The page you requested has moved and you've automatically been taken to its new location.

Please update your link or bookmark after closing this notice.

Skip to content U.S. Department of Transportation/Federal Highway AdministrationU.S. Department of Transportation/Federal Highway Administration

Office of Planning, Environment, & Realty (HEP)
PlanningEnvironmentReal Estate

HEP Events Guidance Publications Awards Contacts

Paw Print Wildlife and Highways: An Overview Tortoise Underpasses Badger Tunnels Four Tools to Assess Wildlife Linkage Areas Programs to Remove Fish Passage Barriers Bear Underpasses Salamander Tunnels Passages for Large Mammals Goat Underpasses Computer Model Highway-Wildlife Relationships Amphibian-Reptile Wall and Culverts An Overpass for Animals and Humans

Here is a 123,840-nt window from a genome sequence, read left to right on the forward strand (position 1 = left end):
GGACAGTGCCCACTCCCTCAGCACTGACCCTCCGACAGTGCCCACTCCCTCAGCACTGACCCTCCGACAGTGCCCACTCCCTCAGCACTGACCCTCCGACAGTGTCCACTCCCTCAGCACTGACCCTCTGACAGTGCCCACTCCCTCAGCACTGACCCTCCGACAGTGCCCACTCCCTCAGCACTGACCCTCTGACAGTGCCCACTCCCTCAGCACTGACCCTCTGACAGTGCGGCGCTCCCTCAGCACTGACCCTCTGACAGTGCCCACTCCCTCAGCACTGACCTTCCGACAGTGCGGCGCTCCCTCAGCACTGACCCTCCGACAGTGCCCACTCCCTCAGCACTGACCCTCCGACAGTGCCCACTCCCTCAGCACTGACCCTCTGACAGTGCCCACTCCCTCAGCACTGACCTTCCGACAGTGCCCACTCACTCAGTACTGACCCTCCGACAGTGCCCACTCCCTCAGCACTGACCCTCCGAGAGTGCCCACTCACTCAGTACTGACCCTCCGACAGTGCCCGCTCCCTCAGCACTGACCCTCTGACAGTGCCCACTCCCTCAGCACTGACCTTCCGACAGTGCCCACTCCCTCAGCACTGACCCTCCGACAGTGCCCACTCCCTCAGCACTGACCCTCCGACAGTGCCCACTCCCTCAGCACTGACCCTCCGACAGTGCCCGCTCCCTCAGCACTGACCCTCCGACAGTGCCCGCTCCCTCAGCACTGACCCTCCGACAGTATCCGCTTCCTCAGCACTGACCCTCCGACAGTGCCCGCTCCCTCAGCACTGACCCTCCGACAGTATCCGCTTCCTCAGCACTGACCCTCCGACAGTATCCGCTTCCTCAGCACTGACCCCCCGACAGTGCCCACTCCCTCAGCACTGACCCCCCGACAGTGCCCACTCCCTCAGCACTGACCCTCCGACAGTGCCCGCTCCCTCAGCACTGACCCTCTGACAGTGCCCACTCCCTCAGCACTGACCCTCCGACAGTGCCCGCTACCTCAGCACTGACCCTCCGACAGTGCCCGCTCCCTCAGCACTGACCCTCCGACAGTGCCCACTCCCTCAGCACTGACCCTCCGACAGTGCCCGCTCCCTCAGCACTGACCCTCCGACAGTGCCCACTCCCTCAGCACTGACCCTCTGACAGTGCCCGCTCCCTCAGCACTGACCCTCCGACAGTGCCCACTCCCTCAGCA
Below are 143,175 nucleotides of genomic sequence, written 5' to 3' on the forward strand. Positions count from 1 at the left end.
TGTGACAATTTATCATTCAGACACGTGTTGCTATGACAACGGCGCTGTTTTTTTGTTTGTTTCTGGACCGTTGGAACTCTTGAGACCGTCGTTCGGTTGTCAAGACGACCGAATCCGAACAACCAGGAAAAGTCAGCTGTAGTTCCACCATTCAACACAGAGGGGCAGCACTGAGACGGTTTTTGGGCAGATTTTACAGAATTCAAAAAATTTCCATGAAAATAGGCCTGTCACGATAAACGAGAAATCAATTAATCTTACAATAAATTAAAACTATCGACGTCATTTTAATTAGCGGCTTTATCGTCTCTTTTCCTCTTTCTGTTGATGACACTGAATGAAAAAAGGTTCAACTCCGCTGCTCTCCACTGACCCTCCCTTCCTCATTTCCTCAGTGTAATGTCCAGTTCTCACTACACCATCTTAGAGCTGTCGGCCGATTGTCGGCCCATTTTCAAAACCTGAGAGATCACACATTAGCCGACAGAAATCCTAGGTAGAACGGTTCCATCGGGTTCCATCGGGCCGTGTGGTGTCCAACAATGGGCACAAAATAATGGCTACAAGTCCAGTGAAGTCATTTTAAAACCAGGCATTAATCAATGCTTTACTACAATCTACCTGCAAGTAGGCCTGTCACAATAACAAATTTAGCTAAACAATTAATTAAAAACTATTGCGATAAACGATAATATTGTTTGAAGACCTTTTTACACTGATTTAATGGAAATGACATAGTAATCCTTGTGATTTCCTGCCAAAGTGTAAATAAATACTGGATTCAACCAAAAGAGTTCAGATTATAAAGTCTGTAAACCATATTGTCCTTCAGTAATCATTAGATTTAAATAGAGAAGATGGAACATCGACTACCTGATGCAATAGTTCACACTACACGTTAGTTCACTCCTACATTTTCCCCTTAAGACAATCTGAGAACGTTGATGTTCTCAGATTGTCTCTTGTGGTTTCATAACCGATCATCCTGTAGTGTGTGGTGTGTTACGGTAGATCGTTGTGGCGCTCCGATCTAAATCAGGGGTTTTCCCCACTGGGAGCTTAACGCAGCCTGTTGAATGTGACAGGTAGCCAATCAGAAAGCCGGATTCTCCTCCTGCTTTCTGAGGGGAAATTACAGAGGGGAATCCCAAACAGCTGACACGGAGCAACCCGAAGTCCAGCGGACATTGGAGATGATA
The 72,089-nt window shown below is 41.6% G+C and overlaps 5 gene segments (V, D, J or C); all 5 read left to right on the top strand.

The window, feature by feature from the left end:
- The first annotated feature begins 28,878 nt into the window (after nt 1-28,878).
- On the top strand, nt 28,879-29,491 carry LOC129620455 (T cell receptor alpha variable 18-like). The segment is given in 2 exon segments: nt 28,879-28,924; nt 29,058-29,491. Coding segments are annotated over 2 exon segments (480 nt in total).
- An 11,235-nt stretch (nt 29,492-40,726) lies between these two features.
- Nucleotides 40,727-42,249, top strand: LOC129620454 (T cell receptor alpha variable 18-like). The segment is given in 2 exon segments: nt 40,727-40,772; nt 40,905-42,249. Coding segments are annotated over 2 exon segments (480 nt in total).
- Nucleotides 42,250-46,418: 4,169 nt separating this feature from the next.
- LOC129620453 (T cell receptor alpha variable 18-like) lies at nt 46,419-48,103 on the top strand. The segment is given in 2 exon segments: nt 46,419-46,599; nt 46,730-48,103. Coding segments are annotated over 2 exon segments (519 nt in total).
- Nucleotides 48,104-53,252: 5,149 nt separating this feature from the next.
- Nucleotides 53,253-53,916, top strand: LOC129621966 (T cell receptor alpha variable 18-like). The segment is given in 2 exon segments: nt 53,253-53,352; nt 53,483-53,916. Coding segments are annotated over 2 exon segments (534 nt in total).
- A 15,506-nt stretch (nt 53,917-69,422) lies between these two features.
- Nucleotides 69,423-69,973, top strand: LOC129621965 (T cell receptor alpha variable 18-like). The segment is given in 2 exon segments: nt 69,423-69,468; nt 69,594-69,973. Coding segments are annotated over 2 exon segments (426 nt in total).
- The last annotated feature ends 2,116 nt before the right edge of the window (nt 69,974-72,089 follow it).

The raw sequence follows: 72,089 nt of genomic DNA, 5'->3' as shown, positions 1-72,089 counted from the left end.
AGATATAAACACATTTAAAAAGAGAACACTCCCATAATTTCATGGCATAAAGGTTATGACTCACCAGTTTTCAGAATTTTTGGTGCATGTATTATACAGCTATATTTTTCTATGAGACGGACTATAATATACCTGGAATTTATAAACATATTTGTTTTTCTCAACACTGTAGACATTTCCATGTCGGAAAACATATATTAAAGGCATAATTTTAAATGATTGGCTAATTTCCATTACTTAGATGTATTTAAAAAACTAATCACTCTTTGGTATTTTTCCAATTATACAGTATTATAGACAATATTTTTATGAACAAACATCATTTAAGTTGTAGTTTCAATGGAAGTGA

PreviousPrevious Photo Photo Credits NextNext Photo

Photo of Salamaders Exiting a Tunnel

Salamander Tunnels 25 of 44
Photo of Salamaders Exiting a Tunnel
Photo by Scott Jackson

One night every spring, most of Amherst's migrating salamanders use these tunnels to get to vernal pools where they mate and lay their eggs.

Salamander Tunnels | Table of Contents
Previous Photo | Photo Credits | Next Photo

Updated: 7/18/2012
HEP Home Planning Environment Real Estate
Federal Highway Administration | 1200 New Jersey Avenue, SE | Washington, DC 20590 | 202-366-4000